Guatemalan Mother Asks the US Court For the Return of her Abducted Daughter

Category: Politics / May 18, 2012 10:35AM EDT

A Guatemalan woman who alleges her daughter was stolen from Guatemala and given up for adoption said on Tuesday (May 17) that she plans to ask a Missouri court for the return of her daughter.

The girl Anyeli Liseth Hernandez Rodriguez, now seven, left the country on December 9, 2008. She was born on October 1, 2004.

I am asking the United States to return my daughter. I'm claiming what is mine. I am her mother. They shouldn't be unjust. They should give her back to me. I am also asking the people that adopted her to return her to me and give me the opportunity to get close to her, because I am her mother and I have more of a right than they do, Anyeli's mother Loyda Rodriguez.

The girl disappeared on November 3, 2006 when she was two and a half years-old while she was playing on the patio of her home in Villa Hermosa, south of Guatemala City. She currently resides with a couple in Liberty, Missouri.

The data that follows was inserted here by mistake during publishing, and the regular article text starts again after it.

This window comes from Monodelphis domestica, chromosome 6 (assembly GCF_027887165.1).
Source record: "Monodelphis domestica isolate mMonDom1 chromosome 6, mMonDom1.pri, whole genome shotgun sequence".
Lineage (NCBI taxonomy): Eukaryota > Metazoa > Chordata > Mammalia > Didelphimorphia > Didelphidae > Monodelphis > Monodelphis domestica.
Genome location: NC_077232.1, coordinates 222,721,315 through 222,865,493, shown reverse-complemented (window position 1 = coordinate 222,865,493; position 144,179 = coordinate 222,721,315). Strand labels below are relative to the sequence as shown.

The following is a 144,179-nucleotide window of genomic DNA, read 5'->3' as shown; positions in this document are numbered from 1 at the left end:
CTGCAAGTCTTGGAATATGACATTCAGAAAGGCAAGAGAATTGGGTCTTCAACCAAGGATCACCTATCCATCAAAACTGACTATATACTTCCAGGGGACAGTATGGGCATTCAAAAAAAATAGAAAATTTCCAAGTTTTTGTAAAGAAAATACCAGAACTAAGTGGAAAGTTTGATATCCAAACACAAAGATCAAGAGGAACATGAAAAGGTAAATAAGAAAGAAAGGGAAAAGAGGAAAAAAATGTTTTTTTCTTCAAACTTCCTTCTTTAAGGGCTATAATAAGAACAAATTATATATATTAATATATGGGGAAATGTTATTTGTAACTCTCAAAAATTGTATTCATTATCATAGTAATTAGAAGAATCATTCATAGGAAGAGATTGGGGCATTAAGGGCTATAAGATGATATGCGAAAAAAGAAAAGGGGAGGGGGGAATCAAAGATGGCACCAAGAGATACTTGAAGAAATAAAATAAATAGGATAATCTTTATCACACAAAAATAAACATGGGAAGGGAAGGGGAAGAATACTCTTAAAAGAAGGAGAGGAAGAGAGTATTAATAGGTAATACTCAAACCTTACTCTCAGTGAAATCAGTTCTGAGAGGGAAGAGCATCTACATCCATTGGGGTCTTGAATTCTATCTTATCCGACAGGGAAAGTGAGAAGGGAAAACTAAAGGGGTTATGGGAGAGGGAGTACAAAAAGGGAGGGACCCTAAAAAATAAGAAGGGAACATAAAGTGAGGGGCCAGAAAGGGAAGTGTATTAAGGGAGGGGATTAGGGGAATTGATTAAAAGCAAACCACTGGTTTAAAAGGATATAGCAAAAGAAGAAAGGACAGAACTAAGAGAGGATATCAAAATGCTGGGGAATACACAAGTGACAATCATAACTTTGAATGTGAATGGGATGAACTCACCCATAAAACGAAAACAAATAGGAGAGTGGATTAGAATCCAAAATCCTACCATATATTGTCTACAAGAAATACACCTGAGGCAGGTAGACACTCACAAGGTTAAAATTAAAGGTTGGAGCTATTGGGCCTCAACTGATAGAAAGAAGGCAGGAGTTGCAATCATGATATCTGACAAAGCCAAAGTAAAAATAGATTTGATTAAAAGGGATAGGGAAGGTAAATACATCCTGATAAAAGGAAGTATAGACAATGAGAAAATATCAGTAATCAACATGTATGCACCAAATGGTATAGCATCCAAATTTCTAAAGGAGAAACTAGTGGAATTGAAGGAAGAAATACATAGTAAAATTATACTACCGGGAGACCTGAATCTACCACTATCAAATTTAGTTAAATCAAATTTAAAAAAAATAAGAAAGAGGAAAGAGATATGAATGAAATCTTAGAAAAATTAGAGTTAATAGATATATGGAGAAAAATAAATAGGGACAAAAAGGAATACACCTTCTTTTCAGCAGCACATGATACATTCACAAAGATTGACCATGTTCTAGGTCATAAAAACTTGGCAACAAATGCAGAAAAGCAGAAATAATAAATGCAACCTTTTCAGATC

At the time of the disappearance, neither the United States nor Guatemala had signed the Hague Abduction Convention, which mandates that children abducted from their country be quickly returned to their nation of origin. The two countries did not formally ratify the convention until January 2008.

Loyda Rodriguez's attorney insists that since Anyeli was not taken to live in the United States until 2008 - after the convention was ratified - that the adoption is not valid.

Earlier this week, a Guatemalan official publicly said that the United States government has said it won't return the child.

In October of last year, a Guatemalan court sentenced two women accused of trafficking Anyeli and giving her up for adoption. Guatemala has the highest per-capita adoption rate in the world, a lucrative business for private lawyers who run the trade and are sometimes accused of forging papers or paying mothers to sell their children.